President Donald Trump on Tuesday issued a warning shot after Republican Sen. John McCain questioned “half-baked, spurious nationalism” in America’s foreign policy, saying “people have to be careful because at some point I fight back.”

McCain, a former Navy pilot who spent 5½ years in a Vietnam prisoner of war camp and is battling brain cancer, offered a simple response to Trump: “I have faced tougher adversaries.”

Trump said in a radio interview with WMAL in Washington, “I’m being very, very nice but at some point, I fight back and it won’t be pretty.” He bemoaned McCain’s decisive vote this past summer in opposition to a GOP bill to dismantle Barack Obama’s Affordable Care Act, a move that caused the failure of GOP efforts to repeal and replace “Obamacare.”

In Philadelphia on Monday night, the six-term Republican senator from Arizona received an award for a lifetime of service and sacrifice to the country. In addition to recalling his more than two decades of military service and his imprisonment during the war, McCain took a moment to go a step further than the night’s other speakers, who lamented what many described as a fractured political climate.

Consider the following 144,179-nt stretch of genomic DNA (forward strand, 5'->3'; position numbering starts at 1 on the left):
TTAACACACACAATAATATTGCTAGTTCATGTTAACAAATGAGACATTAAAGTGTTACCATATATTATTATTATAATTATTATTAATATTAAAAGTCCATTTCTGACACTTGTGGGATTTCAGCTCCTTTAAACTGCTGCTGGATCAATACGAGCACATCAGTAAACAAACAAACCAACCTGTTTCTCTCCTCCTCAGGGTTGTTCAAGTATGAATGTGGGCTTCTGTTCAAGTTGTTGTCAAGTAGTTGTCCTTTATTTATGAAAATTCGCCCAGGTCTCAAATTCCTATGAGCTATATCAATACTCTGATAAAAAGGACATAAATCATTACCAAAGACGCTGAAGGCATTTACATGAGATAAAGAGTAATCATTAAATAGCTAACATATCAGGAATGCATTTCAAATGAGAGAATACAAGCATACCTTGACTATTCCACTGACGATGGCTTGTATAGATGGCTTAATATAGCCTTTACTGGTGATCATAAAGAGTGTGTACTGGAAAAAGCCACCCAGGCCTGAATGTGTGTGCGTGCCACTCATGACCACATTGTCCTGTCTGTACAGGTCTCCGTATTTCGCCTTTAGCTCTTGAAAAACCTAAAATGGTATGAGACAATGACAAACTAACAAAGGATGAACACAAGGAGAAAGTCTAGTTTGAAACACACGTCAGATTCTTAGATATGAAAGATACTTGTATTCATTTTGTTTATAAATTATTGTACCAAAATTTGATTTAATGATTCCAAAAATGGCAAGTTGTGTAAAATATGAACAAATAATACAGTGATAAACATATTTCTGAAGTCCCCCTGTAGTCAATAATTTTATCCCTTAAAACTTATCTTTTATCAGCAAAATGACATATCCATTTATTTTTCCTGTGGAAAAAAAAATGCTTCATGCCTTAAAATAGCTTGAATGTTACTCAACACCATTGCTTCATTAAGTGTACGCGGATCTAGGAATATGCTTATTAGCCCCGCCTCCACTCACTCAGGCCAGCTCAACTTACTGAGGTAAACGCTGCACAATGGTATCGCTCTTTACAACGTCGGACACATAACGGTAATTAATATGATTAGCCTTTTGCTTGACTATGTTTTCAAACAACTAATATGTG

“To abandon the ideals we have advanced around the globe, to refuse the obligations of international leadership for the sake of some half-baked, spurious nationalism cooked up by people who would rather find scapegoats than solve problems,” he said, “is as unpatriotic as an attachment to any other tired dogma of the past that Americans consigned to the ash heap of history.”

AP Photo/Matt Rourke

He continued: “We live in a land made of ideals, not blood and soil.”

Former Vice President Joe Biden presented McCain with the Liberty Medal. Though members of opposing parties, the two men worked together during their time in the Senate. Former President Barack Obama, who defeated McCain in his bid for the presidency in 2008, congratulated the senator on the award in a tweet Monday night.